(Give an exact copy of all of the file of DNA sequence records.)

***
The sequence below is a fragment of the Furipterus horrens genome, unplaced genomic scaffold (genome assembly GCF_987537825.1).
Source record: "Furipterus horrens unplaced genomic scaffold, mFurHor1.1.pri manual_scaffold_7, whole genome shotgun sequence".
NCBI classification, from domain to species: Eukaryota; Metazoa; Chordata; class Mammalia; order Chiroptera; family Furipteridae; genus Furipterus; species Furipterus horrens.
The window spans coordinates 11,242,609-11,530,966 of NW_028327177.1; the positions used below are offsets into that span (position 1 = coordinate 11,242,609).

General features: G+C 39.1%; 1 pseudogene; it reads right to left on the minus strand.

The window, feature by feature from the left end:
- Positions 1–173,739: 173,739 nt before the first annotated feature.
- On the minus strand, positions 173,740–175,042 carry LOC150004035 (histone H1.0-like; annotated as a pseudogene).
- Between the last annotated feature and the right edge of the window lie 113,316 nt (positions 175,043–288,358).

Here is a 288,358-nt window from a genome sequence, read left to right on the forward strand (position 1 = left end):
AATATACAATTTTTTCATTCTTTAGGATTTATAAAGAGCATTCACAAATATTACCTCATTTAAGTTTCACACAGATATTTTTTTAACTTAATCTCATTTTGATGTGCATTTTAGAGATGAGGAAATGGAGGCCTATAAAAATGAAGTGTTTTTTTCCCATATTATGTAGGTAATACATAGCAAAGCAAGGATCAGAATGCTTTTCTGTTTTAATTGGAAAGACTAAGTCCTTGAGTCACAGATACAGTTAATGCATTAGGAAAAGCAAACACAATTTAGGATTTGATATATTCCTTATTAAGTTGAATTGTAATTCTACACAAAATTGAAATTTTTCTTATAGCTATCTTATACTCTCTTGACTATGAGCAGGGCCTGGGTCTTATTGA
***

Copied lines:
The sequence below is a fragment of the Furipterus horrens genome, unplaced genomic scaffold (genome assembly GCF_987537825.1).
Source record: "Furipterus horrens unplaced genomic scaffold, mFurHor1.1.pri manual_scaffold_7, whole genome shotgun sequence".
NCBI classification, from domain to species: Eukaryota; Metazoa; Chordata; class Mammalia; order Chiroptera; family Furipteridae; genus Furipterus; species Furipterus horrens.
The window spans coordinates 11,242,609-11,530,966 of NW_028327177.1; the positions used below are offsets into that span (position 1 = coordinate 11,242,609).

General features: G+C 39.1%; 1 pseudogene; it reads right to left on the minus strand.

The window, feature by feature from the left end:
- Positions 1–173,739: 173,739 nt before the first annotated feature.
- On the minus strand, positions 173,740–175,042 carry LOC150004035 (histone H1.0-like; annotated as a pseudogene).
- Between the last annotated feature and the right edge of the window lie 113,316 nt (positions 175,043–288,358).

Here is a 288,358-nt window from a genome sequence, read left to right on the forward strand (position 1 = left end):
AATATACAATTTTTTCATTCTTTAGGATTTATAAAGAGCATTCACAAATATTACCTCATTTAAGTTTCACACAGATATTTTTTTAACTTAATCTCATTTTGATGTGCATTTTAGAGATGAGGAAATGGAGGCCTATAAAAATGAAGTGTTTTTTTCCCATATTATGTAGGTAATACATAGCAAAGCAAGGATCAGAATGCTTTTCTGTTTTAATTGGAAAGACTAAGTCCTTGAGTCACAGATACAGTTAATGCATTAGGAAAAGCAAACACAATTTAGGATTTGATATATTCCTTATTAAGTTGAATTGTAATTCTACACAAAATTGAAATTTTTCTTATAGCTATCTTATACTCTCTTGACTATGAGCAGGGCCTGGGTCTTATTGA